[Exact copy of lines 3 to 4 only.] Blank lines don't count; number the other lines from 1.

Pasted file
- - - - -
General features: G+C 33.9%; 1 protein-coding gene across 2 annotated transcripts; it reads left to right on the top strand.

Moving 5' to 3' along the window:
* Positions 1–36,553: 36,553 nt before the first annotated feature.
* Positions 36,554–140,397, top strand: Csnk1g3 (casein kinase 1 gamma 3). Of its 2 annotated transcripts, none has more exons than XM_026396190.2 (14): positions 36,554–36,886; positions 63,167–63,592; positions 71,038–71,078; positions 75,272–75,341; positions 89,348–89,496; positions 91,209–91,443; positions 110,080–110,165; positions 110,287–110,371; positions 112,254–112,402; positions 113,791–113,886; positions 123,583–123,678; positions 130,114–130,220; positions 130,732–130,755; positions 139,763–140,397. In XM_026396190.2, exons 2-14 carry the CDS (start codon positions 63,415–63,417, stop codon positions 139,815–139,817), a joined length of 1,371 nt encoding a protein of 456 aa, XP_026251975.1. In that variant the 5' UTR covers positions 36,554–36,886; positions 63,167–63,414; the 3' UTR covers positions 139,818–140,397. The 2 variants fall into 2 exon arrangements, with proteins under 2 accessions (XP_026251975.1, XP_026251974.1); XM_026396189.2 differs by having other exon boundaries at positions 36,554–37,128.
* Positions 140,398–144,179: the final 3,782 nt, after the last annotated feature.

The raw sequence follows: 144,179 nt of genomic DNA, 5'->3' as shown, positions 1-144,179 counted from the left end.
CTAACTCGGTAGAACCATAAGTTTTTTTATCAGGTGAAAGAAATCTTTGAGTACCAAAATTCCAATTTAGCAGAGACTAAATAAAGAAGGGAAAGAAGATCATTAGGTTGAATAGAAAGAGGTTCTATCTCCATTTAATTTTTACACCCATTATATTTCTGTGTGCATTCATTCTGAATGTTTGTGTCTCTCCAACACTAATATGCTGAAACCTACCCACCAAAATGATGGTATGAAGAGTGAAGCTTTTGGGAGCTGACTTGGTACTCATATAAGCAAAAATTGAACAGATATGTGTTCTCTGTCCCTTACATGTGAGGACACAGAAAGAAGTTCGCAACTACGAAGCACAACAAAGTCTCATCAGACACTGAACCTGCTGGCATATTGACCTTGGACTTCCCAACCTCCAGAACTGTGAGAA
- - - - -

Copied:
* Positions 1–36,553: 36,553 nt before the first annotated feature.
* Positions 36,554–140,397, top strand: Csnk1g3 (casein kinase 1 gamma 3). Of its 2 annotated transcripts, none has more exons than XM_026396190.2 (14): positions 36,554–36,886; positions 63,167–63,592; positions 71,038–71,078; positions 75,272–75,341; positions 89,348–89,496; positions 91,209–91,443; positions 110,080–110,165; positions 110,287–110,371; positions 112,254–112,402; positions 113,791–113,886; positions 123,583–123,678; positions 130,114–130,220; positions 130,732–130,755; positions 139,763–140,397. In XM_026396190.2, exons 2-14 carry the CDS (start codon positions 63,415–63,417, stop codon positions 139,815–139,817), a joined length of 1,371 nt encoding a protein of 456 aa, XP_026251975.1. In that variant the 5' UTR covers positions 36,554–36,886; positions 63,167–63,414; the 3' UTR covers positions 139,818–140,397. The 2 variants fall into 2 exon arrangements, with proteins under 2 accessions (XP_026251975.1, XP_026251974.1); XM_026396189.2 differs by having other exon boundaries at positions 36,554–37,128.